About Dave Dunham
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  • http://www.gospelcenteredmusings.com michael dewalt
  • http://www.newwaystheology.blogspot.com/ Mason

    David,
    Great points, and almost thought for thought the reasoning that led me to the place where I know have two tattoos. I think you need to be smart about it (your face might be a bad move for example) and safe about who does it, and have the right motives, but if all those things are in line then I’m all for it.
    For me personally tats have become markers for some of major events in my life.

    Masons last blog post..Justification: God’s Plan and Paul’s Vision

  • Alan Noble

    David,
    Thanks for this post. I’ve been waiting for the right opportunity to get a tattoo myself. I’m still struggling to find something worth putting on my body permanently. There’s a part of me that would love the Rebel symbol (from Star Wars) on my shoulder, but the wiser part of me retorts that I’ll regret it later. Can I ask what your tattoos are? And have you had any problems working as a pastor or teacher because of them? And where do you have them (if you can say)?

    -Alan

  • Brooke

    Good points! I go to bible school and MANY of the students have tattoos. I don’t see a problem with it…
    I Want to get a tattoo but my parents would KILL me. In this case I find it would be rebellion to get a tattoo even though I am an adult.

  • David Dunham

    Alan,

    The tattoo is of three stars, decreasing in size (l, m, sm), running down the inside of my right arm. I think you can see a picture on my facebook page. The church I work at now is really culturally diverse and they are open to just about anything (as long as the gospel continues to be preached). So we have other staff members who have tattoos and such. There are Christians from other churches who are appalled by it, and some of the older folks in the non-Christian community are against it. But in terms of non-Christians that make contact with they find it interesting that a pastor would have a tattoo and this has made them more willing to engage with me in conversations.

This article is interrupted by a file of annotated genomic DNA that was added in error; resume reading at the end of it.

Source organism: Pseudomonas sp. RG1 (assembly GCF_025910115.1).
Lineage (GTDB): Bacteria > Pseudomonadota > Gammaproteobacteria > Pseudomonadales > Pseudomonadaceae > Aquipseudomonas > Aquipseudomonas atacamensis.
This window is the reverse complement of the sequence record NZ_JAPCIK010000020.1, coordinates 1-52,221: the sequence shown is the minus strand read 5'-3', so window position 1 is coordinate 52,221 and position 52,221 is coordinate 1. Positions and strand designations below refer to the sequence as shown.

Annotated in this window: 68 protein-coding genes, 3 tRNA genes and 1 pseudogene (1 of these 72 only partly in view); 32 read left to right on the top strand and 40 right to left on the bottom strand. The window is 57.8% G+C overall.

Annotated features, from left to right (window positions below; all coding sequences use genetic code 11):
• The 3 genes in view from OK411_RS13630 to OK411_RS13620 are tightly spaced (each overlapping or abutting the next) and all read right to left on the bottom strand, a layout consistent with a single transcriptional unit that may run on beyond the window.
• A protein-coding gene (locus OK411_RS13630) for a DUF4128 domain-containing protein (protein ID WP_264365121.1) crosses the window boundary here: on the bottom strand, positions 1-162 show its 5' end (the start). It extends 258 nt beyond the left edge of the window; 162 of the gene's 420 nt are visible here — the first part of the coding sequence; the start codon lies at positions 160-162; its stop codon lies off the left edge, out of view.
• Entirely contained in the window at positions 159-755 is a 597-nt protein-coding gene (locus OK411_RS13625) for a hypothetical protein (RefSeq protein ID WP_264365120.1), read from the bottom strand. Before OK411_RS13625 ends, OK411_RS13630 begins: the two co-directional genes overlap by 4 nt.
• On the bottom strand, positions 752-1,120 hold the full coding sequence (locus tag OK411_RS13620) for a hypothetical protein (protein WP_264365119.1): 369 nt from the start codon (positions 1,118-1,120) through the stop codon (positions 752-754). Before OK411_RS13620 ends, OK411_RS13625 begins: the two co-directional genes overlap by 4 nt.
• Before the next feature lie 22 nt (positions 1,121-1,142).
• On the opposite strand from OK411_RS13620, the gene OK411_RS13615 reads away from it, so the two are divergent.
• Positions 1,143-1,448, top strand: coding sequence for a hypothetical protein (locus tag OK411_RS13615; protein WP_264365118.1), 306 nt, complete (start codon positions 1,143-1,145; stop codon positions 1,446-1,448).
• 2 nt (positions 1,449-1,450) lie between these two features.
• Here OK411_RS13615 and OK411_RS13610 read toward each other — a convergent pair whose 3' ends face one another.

• http://nowheresville.us The Dane

    My personal rule for tattoo getting has been that I have to want the same exact design for two years straight before I’ll get one. So, of course, I’m still tattoo free.

    The Danes last blog post..20081119.ChurchLies

  • David Dunham

    Great rule Dane…I’ve wanted my particular design for 8 or 9 years.

  • http://lawngospel.wordpress.com Brother Hank

    Interesting thoughts my brother. I realize your focus of this post is mainly to debunk the force of the two passages you quoted, but it should be noted that there are more whollistic arguments against tattoos that are not quite as simple as “The Bible never says I can’t” (my quote, not yours). Of course, the issue here is that the Bible is not just a “rule book”, rather it is The “Life Book” revealing to us the Life-Giver in Jesus Christ, giving us all we need for life and godliness. That being understood, we need to realize that the Bible probably has much more to say about tattoos than we’d like to admit; or more aptly stated, it has much more to say about the heart of tattoos than mere “prohibitive silence.”

    If you are attempting to prove the morality of tattoos, it seems like you should be looking for more of a positive ethical force in Scripture to accept tattoos, rather than attempting to highlight the absense of their prohibition. Look at the themes of self-denial, radical discipleship, holiness, temporality, eternality, and others — and then try to “make” a case for tattoos, rather than being content to dismantle the more shallow of your opponents’ cases. It is vain, arrogant, and foolish to ever do something merely because “we can,” and if one is a Christian, it is often ungodly. Behind every action, there is a heart (which is what Christ highlighted often in his ministry). Because of that, our question here must be: What Scriptural force is impacting the heart of those seeking tattoos? What epistles of Paul, or what random Levitical law is encouraging tattoos? And if we find none, then what biblical themes lend support to their presence on our bodies?

    If these proofs are not present, then before you go under the needle, you should go back to the Book.

    Brother Hanks last blog post..The Christian and Sexual Gluttony

  • Pingback: Back to the Tatts: The Elephant in the Tattoo Debate Room « Lawn Gospel

  • http://www.bullseyetattoos.com Vern Masterson

    Ultimately, it’s the motive for adorning oneself that needs to be brought under scrutiny. The appropriateness of getting a tattoo in the first place isn’t a question for scripture, but for the individual. If a person has what you might call “godly” motives for getting some in put under their skin, there is truly nothing wrong with it. Conversely, if someone has self-serving or crass motives for getting their ink, then everything is wrong with it, regardless of the subject matter.

    Motives matter supremely.

  • http://www.benbartlett.blogspot.com Ben Bartlett

    Hank,

    I think that’s a pretty poor argument that sets a dangerous precedent for Christian living.